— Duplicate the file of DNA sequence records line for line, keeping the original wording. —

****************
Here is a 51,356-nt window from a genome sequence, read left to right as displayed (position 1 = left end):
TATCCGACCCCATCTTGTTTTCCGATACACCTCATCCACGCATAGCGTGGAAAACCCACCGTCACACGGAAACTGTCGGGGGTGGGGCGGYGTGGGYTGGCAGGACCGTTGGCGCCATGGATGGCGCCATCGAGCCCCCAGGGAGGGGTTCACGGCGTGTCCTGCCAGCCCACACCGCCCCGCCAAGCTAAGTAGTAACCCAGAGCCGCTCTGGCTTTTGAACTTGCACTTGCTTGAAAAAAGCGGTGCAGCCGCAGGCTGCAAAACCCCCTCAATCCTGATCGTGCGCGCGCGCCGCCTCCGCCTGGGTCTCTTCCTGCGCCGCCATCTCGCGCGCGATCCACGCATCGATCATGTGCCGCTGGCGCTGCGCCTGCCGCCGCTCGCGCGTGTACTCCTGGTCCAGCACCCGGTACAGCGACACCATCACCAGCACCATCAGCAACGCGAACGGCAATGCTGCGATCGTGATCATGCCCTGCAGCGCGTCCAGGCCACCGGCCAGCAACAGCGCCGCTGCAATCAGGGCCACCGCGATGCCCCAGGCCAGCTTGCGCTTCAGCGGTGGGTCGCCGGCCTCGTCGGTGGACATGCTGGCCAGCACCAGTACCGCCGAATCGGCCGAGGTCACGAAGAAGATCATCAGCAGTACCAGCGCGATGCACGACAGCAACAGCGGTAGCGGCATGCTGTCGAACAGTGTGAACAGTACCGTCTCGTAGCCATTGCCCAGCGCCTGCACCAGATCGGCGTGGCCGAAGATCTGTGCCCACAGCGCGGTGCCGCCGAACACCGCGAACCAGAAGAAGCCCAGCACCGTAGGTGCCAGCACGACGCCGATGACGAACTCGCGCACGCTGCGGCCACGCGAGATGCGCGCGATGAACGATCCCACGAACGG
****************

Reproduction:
Here is a 51,356-nt window from a genome sequence, read left to right as displayed (position 1 = left end):
TATCCGACCCCATCTTGTTTTCCGATACACCTCATCCACGCATAGCGTGGAAAACCCACCGTCACACGGAAACTGTCGGGGGTGGGGCGGYGTGGGYTGGCAGGACCGTTGGCGCCATGGATGGCGCCATCGAGCCCCCAGGGAGGGGTTCACGGCGTGTCCTGCCAGCCCACACCGCCCCGCCAAGCTAAGTAGTAACCCAGAGCCGCTCTGGCTTTTGAACTTGCACTTGCTTGAAAAAAGCGGTGCAGCCGCAGGCTGCAAAACCCCCTCAATCCTGATCGTGCGCGCGCGCCGCCTCCGCCTGGGTCTCTTCCTGCGCCGCCATCTCGCGCGCGATCCACGCATCGATCATGTGCCGCTGGCGCTGCGCCTGCCGCCGCTCGCGCGTGTACTCCTGGTCCAGCACCCGGTACAGCGACACCATCACCAGCACCATCAGCAACGCGAACGGCAATGCTGCGATCGTGATCATGCCCTGCAGCGCGTCCAGGCCACCGGCCAGCAACAGCGCCGCTGCAATCAGGGCCACCGCGATGCCCCAGGCCAGCTTGCGCTTCAGCGGTGGGTCGCCGGCCTCGTCGGTGGACATGCTGGCCAGCACCAGTACCGCCGAATCGGCCGAGGTCACGAAGAAGATCATCAGCAGTACCAGCGCGATGCACGACAGCAACAGCGGTAGCGGCATGCTGTCGAACAGTGTGAACAGTACCGTCTCGTAGCCATTGCCCAGCGCCTGCACCAGATCGGCGTGGCCGAAGATCTGTGCCCACAGCGCGGTGCCGCCGAACACCGCGAACCAGAAGAAGCCCAGCACCGTAGGTGCCAGCACGACGCCGATGACGAACTCGCGCACGCTGCGGCCACGCGAGATGCGCGCGATGAACGATCCCACGAACGG